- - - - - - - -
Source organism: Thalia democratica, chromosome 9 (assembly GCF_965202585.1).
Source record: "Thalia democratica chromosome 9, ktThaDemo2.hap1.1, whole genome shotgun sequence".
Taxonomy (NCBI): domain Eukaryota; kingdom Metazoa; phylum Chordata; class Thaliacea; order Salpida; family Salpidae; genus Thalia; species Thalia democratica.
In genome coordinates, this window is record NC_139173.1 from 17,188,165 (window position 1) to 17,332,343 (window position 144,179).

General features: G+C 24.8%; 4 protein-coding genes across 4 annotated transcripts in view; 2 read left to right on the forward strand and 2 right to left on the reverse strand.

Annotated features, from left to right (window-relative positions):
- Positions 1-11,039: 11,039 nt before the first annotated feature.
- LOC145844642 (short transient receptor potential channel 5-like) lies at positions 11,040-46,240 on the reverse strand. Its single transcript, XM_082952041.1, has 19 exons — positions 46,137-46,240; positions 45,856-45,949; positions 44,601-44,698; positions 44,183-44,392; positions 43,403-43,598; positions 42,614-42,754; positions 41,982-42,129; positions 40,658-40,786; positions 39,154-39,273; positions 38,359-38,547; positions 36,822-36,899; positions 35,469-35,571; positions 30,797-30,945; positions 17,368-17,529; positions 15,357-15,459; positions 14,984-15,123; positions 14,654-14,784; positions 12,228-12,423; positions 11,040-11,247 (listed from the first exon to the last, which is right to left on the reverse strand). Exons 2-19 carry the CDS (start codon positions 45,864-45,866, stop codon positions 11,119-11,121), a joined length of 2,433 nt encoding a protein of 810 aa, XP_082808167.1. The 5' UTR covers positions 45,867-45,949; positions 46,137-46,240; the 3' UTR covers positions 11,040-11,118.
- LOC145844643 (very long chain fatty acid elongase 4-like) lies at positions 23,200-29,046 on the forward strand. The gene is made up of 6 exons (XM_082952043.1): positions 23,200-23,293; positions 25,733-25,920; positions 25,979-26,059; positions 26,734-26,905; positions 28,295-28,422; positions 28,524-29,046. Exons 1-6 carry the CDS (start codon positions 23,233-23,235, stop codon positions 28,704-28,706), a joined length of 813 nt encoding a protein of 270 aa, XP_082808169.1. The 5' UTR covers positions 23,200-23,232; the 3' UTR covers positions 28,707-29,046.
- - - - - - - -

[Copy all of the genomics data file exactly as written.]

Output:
Source organism: Thalia democratica, chromosome 9 (assembly GCF_965202585.1).
Source record: "Thalia democratica chromosome 9, ktThaDemo2.hap1.1, whole genome shotgun sequence".
Taxonomy (NCBI): domain Eukaryota; kingdom Metazoa; phylum Chordata; class Thaliacea; order Salpida; family Salpidae; genus Thalia; species Thalia democratica.
In genome coordinates, this window is record NC_139173.1 from 17,188,165 (window position 1) to 17,332,343 (window position 144,179).

General features: G+C 24.8%; 4 protein-coding genes across 4 annotated transcripts in view; 2 read left to right on the forward strand and 2 right to left on the reverse strand.

Annotated features, from left to right (window-relative positions):
- Positions 1-11,039: 11,039 nt before the first annotated feature.
- LOC145844642 (short transient receptor potential channel 5-like) lies at positions 11,040-46,240 on the reverse strand. Its single transcript, XM_082952041.1, has 19 exons — positions 46,137-46,240; positions 45,856-45,949; positions 44,601-44,698; positions 44,183-44,392; positions 43,403-43,598; positions 42,614-42,754; positions 41,982-42,129; positions 40,658-40,786; positions 39,154-39,273; positions 38,359-38,547; positions 36,822-36,899; positions 35,469-35,571; positions 30,797-30,945; positions 17,368-17,529; positions 15,357-15,459; positions 14,984-15,123; positions 14,654-14,784; positions 12,228-12,423; positions 11,040-11,247 (listed from the first exon to the last, which is right to left on the reverse strand). Exons 2-19 carry the CDS (start codon positions 45,864-45,866, stop codon positions 11,119-11,121), a joined length of 2,433 nt encoding a protein of 810 aa, XP_082808167.1. The 5' UTR covers positions 45,867-45,949; positions 46,137-46,240; the 3' UTR covers positions 11,040-11,118.
- LOC145844643 (very long chain fatty acid elongase 4-like) lies at positions 23,200-29,046 on the forward strand. The gene is made up of 6 exons (XM_082952043.1): positions 23,200-23,293; positions 25,733-25,920; positions 25,979-26,059; positions 26,734-26,905; positions 28,295-28,422; positions 28,524-29,046. Exons 1-6 carry the CDS (start codon positions 23,233-23,235, stop codon positions 28,704-28,706), a joined length of 813 nt encoding a protein of 270 aa, XP_082808169.1. The 5' UTR covers positions 23,200-23,232; the 3' UTR covers positions 28,707-29,046.